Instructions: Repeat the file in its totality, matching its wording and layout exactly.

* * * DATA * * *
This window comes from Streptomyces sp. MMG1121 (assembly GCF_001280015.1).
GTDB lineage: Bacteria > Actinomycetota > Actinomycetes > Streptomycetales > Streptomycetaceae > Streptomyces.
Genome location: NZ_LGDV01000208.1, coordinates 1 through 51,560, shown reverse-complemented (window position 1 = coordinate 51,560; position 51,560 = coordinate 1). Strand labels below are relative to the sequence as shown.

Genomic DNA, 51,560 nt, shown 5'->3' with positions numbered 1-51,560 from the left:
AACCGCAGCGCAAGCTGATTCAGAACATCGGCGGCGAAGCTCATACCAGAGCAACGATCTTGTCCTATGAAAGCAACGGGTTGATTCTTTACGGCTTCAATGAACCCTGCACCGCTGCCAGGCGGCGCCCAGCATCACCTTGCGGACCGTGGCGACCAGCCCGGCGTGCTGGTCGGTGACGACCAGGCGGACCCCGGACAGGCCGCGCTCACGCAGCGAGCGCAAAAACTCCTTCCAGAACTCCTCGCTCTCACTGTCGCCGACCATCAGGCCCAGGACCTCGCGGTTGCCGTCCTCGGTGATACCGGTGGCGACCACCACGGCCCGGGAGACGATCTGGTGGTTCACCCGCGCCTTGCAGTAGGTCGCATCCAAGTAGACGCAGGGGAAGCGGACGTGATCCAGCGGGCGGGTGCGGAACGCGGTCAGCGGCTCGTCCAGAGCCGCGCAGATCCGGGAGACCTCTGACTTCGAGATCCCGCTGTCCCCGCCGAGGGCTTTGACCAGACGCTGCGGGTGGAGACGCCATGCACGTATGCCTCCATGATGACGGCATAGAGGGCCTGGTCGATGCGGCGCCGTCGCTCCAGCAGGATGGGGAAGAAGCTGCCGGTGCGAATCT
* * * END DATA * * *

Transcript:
This window comes from Streptomyces sp. MMG1121 (assembly GCF_001280015.1).
GTDB lineage: Bacteria > Actinomycetota > Actinomycetes > Streptomycetales > Streptomycetaceae > Streptomyces.
Genome location: NZ_LGDV01000208.1, coordinates 1 through 51,560, shown reverse-complemented (window position 1 = coordinate 51,560; position 51,560 = coordinate 1). Strand labels below are relative to the sequence as shown.

Genomic DNA, 51,560 nt, shown 5'->3' with positions numbered 1-51,560 from the left:
AACCGCAGCGCAAGCTGATTCAGAACATCGGCGGCGAAGCTCATACCAGAGCAACGATCTTGTCCTATGAAAGCAACGGGTTGATTCTTTACGGCTTCAATGAACCCTGCACCGCTGCCAGGCGGCGCCCAGCATCACCTTGCGGACCGTGGCGACCAGCCCGGCGTGCTGGTCGGTGACGACCAGGCGGACCCCGGACAGGCCGCGCTCACGCAGCGAGCGCAAAAACTCCTTCCAGAACTCCTCGCTCTCACTGTCGCCGACCATCAGGCCCAGGACCTCGCGGTTGCCGTCCTCGGTGATACCGGTGGCGACCACCACGGCCCGGGAGACGATCTGGTGGTTCACCCGCGCCTTGCAGTAGGTCGCATCCAAGTAGACGCAGGGGAAGCGGACGTGATCCAGCGGGCGGGTGCGGAACGCGGTCAGCGGCTCGTCCAGAGCCGCGCAGATCCGGGAGACCTCTGACTTCGAGATCCCGCTGTCCCCGCCGAGGGCTTTGACCAGACGCTGCGGGTGGAGACGCCATGCACGTATGCCTCCATGATGACGGCATAGAGGGCCTGGTCGATGCGGCGCCGTCGCTCCAGCAGGATGGGGAAGAAGCTGCCGGTGCGAATCT